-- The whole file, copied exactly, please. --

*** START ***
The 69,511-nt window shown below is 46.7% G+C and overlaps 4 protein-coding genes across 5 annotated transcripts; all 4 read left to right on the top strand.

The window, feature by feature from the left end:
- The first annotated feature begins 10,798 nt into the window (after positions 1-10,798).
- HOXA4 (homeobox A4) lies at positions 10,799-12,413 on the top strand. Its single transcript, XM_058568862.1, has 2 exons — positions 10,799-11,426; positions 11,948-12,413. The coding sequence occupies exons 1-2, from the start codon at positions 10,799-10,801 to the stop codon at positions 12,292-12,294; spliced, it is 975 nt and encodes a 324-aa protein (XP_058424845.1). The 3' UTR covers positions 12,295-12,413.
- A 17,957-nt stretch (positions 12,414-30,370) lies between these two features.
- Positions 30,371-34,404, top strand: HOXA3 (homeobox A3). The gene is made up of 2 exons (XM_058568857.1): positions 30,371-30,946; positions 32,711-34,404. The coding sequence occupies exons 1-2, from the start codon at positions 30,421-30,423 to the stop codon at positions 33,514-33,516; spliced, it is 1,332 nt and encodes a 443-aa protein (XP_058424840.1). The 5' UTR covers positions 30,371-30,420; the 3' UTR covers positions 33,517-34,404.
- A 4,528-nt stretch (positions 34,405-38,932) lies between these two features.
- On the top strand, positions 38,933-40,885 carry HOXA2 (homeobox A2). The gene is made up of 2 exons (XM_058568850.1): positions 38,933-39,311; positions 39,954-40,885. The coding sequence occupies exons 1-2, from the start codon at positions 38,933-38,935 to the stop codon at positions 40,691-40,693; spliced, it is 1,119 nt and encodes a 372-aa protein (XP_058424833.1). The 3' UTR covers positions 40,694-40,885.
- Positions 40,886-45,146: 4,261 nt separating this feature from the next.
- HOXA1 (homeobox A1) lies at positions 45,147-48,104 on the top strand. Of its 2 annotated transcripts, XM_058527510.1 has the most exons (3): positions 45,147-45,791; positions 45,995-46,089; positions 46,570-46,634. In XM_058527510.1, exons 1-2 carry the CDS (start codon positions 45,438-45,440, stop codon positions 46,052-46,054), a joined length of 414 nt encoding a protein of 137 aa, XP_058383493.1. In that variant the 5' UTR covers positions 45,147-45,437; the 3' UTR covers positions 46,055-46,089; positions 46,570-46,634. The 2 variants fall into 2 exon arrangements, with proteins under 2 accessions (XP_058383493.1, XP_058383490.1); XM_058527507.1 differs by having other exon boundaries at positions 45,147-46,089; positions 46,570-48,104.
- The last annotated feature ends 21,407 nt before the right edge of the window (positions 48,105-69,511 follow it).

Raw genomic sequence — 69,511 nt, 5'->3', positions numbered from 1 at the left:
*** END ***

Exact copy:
The 69,511-nt window shown below is 46.7% G+C and overlaps 4 protein-coding genes across 5 annotated transcripts; all 4 read left to right on the top strand.

The window, feature by feature from the left end:
- The first annotated feature begins 10,798 nt into the window (after positions 1-10,798).
- HOXA4 (homeobox A4) lies at positions 10,799-12,413 on the top strand. Its single transcript, XM_058568862.1, has 2 exons — positions 10,799-11,426; positions 11,948-12,413. The coding sequence occupies exons 1-2, from the start codon at positions 10,799-10,801 to the stop codon at positions 12,292-12,294; spliced, it is 975 nt and encodes a 324-aa protein (XP_058424845.1). The 3' UTR covers positions 12,295-12,413.
- A 17,957-nt stretch (positions 12,414-30,370) lies between these two features.
- Positions 30,371-34,404, top strand: HOXA3 (homeobox A3). The gene is made up of 2 exons (XM_058568857.1): positions 30,371-30,946; positions 32,711-34,404. The coding sequence occupies exons 1-2, from the start codon at positions 30,421-30,423 to the stop codon at positions 33,514-33,516; spliced, it is 1,332 nt and encodes a 443-aa protein (XP_058424840.1). The 5' UTR covers positions 30,371-30,420; the 3' UTR covers positions 33,517-34,404.
- A 4,528-nt stretch (positions 34,405-38,932) lies between these two features.
- On the top strand, positions 38,933-40,885 carry HOXA2 (homeobox A2). The gene is made up of 2 exons (XM_058568850.1): positions 38,933-39,311; positions 39,954-40,885. The coding sequence occupies exons 1-2, from the start codon at positions 38,933-38,935 to the stop codon at positions 40,691-40,693; spliced, it is 1,119 nt and encodes a 372-aa protein (XP_058424833.1). The 3' UTR covers positions 40,694-40,885.
- Positions 40,886-45,146: 4,261 nt separating this feature from the next.
- HOXA1 (homeobox A1) lies at positions 45,147-48,104 on the top strand. Of its 2 annotated transcripts, XM_058527510.1 has the most exons (3): positions 45,147-45,791; positions 45,995-46,089; positions 46,570-46,634. In XM_058527510.1, exons 1-2 carry the CDS (start codon positions 45,438-45,440, stop codon positions 46,052-46,054), a joined length of 414 nt encoding a protein of 137 aa, XP_058383493.1. In that variant the 5' UTR covers positions 45,147-45,437; the 3' UTR covers positions 46,055-46,089; positions 46,570-46,634. The 2 variants fall into 2 exon arrangements, with proteins under 2 accessions (XP_058383493.1, XP_058383490.1); XM_058527507.1 differs by having other exon boundaries at positions 45,147-46,089; positions 46,570-48,104.
- The last annotated feature ends 21,407 nt before the right edge of the window (positions 48,105-69,511 follow it).

Raw genomic sequence — 69,511 nt, 5'->3', positions numbered from 1 at the left: